US Release Date: 03-17-2000
Directed by: Steven Soderbergh
- Julia Roberts, as
- Erin Brockovich
- Albert Finney, as
- Ed Masry
- Aaron Eckhart, as
- Marg Helgenberger, as
- Donna Jensen
- Conchata Ferrell, as
- Peter Coyote, as
- Kurt Potter
- Tracey Walter, as
- Charles Embry
- Cherry Jones, as
- Pamela Duncan
- Erin Brockovich, as
- Julia R., the waitress
- Veanne Cox, as
- Theresa Dallavale
- Scotty Leavenworth, as
- Matthew Brockovich
- Gemmenne de la Pena, as
- Katie Brockovich
- Gina Gallego, as
- Ms. Sanchez
- T.J. Thyne, as
- David Foil
- Valente Rodriguez as
Although she dresses like someone who screws people for money, Erin Brockovich made alot of money because someone else screwed some people.
In Hollywood terms, one of the most admirable things a woman can do is to become a single mother. The best example of this is Erin Brockovich. In this film, Roberts plays a twice divorced mother of three. She struggles to find a job and is constantly going on about how hard her life is. “I don't need pity, I need a paycheck. And I've looked. But when you've spent the past six years raising babies its real hard to find somebody who pays worth a damn...” On the DVD Roberts is quoted as saying that single mothers, “...are the heroes of our time.” As if there were never single mothers before.
I am not going to diminish just how difficult it is to raise children, and I am certainly not trying to insult any widowed mother, but this film makes Brockovich a hero just by her virtue of making bad decisions. She is not a victim of society but a victim of her own lousy choices. It never mentions any government assistance that Brockovich received. It leads you to believe that she did everything without ever getting a dime from an ex husband or the government. How do I know if she did or didn't? Because this movie is so eager to make Erin Brockovich a saint that had she actually done it all without any government handout the plot would have made sure to make all kinds of references to that.
Erin Brockovich pushes her way into a job at a Law Firm and stumbles across a case that is not getting much attention. She investigates the case of a big business contaminating an entire community's water supply. She is successful at her job by virtue of not taking “no” for an answer and her willingness to flirt with someone, while wearing her streetwalker looking clothes, to get her way. She became very personable to the victims, treating them with respect. They were able to trust her in ways that they never could a suit wearing lawyer. Brockovich is an admirable character, but it has nothing to do with her being a single mother. She learned on the job and helped to right a huge wrong. “Look, I don't know shit about shit but I know right from wrong!” She yells at one point.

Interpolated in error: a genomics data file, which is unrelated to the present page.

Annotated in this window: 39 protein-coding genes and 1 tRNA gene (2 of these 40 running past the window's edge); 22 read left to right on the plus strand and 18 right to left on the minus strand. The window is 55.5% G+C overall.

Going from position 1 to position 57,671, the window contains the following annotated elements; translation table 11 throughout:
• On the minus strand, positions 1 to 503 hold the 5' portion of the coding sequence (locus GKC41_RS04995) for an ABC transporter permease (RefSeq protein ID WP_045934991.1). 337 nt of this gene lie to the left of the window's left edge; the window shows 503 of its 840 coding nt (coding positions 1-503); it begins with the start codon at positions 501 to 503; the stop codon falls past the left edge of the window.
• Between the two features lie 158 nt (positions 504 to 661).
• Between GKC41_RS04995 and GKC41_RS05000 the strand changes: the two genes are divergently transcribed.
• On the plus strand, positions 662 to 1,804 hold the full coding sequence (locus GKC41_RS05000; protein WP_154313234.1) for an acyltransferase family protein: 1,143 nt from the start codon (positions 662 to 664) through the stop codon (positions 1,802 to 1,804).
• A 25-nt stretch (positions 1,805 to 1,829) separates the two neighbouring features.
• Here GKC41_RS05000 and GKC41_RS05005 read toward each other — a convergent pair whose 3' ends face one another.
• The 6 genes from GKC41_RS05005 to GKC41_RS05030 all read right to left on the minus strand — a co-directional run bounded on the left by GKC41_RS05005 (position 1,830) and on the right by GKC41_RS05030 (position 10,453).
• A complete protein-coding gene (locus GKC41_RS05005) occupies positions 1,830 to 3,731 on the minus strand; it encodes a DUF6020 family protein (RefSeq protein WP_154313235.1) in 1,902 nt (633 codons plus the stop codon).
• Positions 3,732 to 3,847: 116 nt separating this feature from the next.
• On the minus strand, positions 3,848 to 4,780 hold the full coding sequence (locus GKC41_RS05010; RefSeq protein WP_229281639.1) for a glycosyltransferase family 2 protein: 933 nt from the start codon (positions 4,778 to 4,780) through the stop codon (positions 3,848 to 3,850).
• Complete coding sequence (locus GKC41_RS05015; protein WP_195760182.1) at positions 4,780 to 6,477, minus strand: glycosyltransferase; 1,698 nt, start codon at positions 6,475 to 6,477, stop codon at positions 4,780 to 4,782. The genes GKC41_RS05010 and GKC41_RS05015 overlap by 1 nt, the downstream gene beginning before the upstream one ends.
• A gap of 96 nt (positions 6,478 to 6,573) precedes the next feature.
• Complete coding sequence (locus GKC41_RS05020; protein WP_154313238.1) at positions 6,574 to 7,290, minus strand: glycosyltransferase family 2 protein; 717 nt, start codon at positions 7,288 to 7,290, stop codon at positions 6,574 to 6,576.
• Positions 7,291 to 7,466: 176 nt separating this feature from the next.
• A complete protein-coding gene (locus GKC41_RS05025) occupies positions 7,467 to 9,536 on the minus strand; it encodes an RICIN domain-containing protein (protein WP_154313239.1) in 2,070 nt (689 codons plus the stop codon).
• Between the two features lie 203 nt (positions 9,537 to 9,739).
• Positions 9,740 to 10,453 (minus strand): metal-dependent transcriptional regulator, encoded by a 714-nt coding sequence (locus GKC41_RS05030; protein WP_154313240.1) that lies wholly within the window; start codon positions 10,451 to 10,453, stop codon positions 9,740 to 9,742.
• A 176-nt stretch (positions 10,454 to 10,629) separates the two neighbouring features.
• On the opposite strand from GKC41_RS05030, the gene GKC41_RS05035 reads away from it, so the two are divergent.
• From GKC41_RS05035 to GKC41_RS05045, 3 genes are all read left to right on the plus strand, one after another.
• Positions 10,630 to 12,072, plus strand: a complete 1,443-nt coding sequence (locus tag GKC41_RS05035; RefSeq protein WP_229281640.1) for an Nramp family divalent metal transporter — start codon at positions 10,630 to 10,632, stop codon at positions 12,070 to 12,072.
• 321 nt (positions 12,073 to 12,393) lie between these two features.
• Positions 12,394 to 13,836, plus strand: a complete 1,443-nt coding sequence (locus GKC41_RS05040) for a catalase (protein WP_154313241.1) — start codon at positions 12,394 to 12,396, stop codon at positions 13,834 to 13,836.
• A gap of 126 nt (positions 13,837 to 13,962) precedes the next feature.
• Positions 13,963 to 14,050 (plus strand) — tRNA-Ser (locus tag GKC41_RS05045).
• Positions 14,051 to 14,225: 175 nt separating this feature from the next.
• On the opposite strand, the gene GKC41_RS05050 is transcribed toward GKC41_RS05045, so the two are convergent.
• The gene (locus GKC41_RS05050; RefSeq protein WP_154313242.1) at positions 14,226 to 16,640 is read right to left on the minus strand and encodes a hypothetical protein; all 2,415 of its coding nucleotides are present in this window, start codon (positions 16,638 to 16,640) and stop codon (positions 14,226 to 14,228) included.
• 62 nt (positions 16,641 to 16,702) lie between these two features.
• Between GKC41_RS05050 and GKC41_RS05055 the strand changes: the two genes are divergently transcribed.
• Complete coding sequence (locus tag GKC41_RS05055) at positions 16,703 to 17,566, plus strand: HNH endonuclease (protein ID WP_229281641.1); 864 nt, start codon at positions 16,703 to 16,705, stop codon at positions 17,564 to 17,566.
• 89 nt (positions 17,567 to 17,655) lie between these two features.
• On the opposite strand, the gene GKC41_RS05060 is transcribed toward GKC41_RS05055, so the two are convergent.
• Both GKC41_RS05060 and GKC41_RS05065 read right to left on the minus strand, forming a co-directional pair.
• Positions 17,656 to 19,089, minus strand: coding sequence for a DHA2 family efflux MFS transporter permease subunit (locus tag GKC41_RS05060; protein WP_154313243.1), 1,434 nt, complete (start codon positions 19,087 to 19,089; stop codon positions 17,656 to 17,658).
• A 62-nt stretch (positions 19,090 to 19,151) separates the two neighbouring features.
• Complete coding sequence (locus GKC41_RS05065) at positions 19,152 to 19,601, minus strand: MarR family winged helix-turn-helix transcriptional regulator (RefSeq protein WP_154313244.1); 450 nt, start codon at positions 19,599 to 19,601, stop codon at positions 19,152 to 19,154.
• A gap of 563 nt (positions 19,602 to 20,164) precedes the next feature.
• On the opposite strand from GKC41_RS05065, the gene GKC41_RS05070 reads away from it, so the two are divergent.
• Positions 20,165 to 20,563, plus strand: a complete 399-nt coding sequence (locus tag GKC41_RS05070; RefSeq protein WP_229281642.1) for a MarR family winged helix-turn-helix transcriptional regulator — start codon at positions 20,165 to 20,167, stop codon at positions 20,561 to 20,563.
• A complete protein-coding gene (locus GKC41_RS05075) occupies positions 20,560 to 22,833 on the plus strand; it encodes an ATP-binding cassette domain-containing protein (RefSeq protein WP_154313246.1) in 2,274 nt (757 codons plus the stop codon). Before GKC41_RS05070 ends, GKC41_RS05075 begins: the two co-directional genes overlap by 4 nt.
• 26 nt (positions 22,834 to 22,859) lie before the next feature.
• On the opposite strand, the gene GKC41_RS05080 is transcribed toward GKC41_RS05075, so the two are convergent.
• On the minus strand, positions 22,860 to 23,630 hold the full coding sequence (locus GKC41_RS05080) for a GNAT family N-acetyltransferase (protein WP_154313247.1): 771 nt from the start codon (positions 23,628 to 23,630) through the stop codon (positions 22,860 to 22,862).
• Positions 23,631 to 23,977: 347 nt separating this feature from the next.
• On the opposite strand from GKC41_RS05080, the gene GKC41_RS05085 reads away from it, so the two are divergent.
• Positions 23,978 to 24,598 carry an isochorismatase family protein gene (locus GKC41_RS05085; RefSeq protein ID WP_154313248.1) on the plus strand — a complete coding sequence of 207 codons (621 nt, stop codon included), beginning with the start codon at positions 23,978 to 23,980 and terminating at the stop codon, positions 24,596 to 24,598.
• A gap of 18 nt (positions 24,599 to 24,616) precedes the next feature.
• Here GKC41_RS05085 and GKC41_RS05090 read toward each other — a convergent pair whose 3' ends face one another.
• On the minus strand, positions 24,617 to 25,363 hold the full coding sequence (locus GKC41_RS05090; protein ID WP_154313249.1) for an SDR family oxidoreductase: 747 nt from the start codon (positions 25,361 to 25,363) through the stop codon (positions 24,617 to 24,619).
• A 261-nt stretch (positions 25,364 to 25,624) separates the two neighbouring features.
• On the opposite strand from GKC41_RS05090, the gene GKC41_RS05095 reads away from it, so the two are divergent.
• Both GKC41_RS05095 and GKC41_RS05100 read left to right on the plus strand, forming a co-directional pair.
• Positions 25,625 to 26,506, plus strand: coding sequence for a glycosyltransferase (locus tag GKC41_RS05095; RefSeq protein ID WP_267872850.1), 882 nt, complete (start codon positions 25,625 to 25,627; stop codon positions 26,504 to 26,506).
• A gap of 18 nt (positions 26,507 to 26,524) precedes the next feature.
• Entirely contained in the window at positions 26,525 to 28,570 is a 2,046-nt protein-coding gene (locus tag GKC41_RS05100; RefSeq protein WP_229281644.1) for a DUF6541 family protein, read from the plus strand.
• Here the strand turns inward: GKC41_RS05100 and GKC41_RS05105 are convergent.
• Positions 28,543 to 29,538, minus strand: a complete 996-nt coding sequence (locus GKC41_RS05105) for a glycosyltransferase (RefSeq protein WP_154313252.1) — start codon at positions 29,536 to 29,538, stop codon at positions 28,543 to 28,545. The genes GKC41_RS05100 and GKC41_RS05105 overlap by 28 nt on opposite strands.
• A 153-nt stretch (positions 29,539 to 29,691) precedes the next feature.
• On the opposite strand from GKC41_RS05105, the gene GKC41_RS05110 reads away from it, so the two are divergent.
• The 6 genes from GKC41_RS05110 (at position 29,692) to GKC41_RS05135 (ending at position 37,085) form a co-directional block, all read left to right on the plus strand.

No doubt Brockovich had some emotional investment in this case, but the final scene of the movie knocks Brockovich light years from sainthood. From the 300 and some million dollar settlement, she took home a 2 million dollar bonus, plus her normal salary. A true hero would not financially benefit from the death and disease of hundreds of people. Her accepting that check makes her just as bad as the business that was polluting the water in the first place. That business made money while poisoning people. Brockovich made money because they were poisoned. She benefited from their misfortune. Some of the families poisoned by that business received less than she did from the settlement when the money was divided up.
Erin Brockovich, wants you to see her as a courageous, hard working single mother, motivated by doing the right thing. I saw her as someone who made several poor decisions in her life and then became an enthusiastic opportunist when she saw a way of making good money for herself and her kids. It was only that the path to that money involved her getting personal with a bunch of unfortunate people that looked at her admirably.
Why would anyone assume anything about someone who wears a see-through top to work?
Eric, I read your review before watching this movie and I couldn't help but think going in that you were letting your pet peeve toward single mother's influence your opinion. Having watched it now, I can say that I see many of your points and I agree with quite a few of them.
I can't say that the single mother angle really bothered me, but I didn't really like Erin's attitude in general. She's a bitch on several occasions and she dresses like a hooker, over-expressing her right to dress that way on several occasions, but then acting as if she shouldn't be judged for doing it. Well I'm certainly not going to stop anyone from dressing any way they want, but if she thinks people aren't going to judge her because of it, she's crazy. And let's face it, maybe her attitude and her dress sense are what keep her from getting a job and not the fact that she has three kids. Also, she bitches and moans about not being able to pay her bills throughout the movie and yet you never see her in the same hooker clothes twice, so apparently buying new clothes isn't a problem. From the way she dressed, I actually thought she was playing the same character from Pretty Woman and Richard Gere was her ex-husband and all he'd left her was her old wardrobe.